Song Reviews: The Lightning Round (November 2022 Edition: Ashley Cooke & Brett Young, Jon Pardi, Dylan Scott, Elle King & Dierks Bentley)

I haven’t been thrilled with the state of country radio in 2022, and while there have been some better songs introduced lately, there have also been a number of unremarkable soundalike tracks released more recently as well. With the end of the year fast approaching and my review backlog starting to grow, I think it’s time for another lightning round of reviews to cleanse the pallet and clear the slate as we head into the homestretch. YouTube is forever pushing creators to shorten their intros, so let’s follow their lead and get right into the content. Onwards!

Ashley Cooke & Brett Young, “Never ‘Til Now”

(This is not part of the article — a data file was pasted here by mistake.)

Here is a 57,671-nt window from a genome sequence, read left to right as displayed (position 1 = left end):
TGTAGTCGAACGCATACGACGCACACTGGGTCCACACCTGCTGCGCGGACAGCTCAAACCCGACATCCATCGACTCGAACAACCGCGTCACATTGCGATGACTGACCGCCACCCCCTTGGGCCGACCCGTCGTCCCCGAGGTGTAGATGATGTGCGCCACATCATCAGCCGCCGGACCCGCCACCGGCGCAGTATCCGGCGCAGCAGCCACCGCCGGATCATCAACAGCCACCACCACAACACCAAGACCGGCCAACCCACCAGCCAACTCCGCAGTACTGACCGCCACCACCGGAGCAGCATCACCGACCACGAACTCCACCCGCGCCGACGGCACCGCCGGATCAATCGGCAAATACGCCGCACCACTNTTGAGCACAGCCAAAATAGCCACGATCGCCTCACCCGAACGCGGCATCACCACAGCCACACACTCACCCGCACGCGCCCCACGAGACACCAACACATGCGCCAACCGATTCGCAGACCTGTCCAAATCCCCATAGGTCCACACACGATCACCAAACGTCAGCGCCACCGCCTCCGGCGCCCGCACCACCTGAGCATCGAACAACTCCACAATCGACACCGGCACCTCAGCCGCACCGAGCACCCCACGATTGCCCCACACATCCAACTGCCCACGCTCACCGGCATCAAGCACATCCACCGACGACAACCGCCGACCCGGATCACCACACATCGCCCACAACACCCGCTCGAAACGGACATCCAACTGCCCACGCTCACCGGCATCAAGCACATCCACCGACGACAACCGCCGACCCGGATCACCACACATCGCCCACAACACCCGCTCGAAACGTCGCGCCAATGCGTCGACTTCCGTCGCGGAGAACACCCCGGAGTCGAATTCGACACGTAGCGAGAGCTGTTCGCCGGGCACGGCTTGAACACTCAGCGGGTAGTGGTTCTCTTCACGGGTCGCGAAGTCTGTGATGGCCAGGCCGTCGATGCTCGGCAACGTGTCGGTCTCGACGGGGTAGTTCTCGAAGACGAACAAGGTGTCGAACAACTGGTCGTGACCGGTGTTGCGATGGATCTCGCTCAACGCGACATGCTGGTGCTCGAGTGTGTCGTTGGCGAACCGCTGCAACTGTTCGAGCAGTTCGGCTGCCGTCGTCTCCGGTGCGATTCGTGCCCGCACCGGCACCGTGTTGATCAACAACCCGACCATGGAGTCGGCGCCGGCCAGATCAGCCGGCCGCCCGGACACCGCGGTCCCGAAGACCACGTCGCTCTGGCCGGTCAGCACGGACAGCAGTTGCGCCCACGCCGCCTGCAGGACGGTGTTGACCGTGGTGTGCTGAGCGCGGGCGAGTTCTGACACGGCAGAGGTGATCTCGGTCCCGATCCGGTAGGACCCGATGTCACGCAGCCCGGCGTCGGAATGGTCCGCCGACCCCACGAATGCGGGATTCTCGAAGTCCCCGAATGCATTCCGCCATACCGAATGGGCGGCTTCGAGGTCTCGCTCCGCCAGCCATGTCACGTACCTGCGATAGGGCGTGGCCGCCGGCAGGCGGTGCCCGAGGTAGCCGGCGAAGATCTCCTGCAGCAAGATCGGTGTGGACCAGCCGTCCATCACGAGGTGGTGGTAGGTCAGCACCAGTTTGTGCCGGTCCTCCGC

Cooke is a Florida native who developed a following on TikTok during the pandemic and leveraged it to score a record deal with Big Loud earlier this year. “Never ‘Til Now” was originally recorded as a Cooke solo, but because you can’t get on the airwaves without a collab these days, Brett Young was brought in to cover the second verse for the radio release. The song starts out with a self-portrait that’s piques the listener’s interest, but quickly pivots to a standard “didn’t think I’d find love until I found you” track that fails to hold the listener’s interest. Vocally, Cooke is a carbon copy of Kelsea Ballerini (with “HEARTFIRST” struggling, are they already trying to release KB?), but Ballerini has a knack for making songs feel personal and meaningful, and Cooke doesn’t quite get there with this track – it just feels like yet another song about unexpected love. (For Young’s part…well, there’s a reason this wasn’t a duet to begin with, and his performance here is utterly replaceable.) The sound suffers from the same issues: The acoustic guitar driving the melody at the start is decent, but it get overshadowed by some synths, strings, and a piano that feel a bit lightweight, and in the end the mix doesn’t create much of an atmosphere at all. I like some of the early lines in the writing, but it gets more and more predictable over time, and without the necessary emotion to move the listener, I wound up being pretty bored by this track. It’s not bad, but it’s not much of a debut either.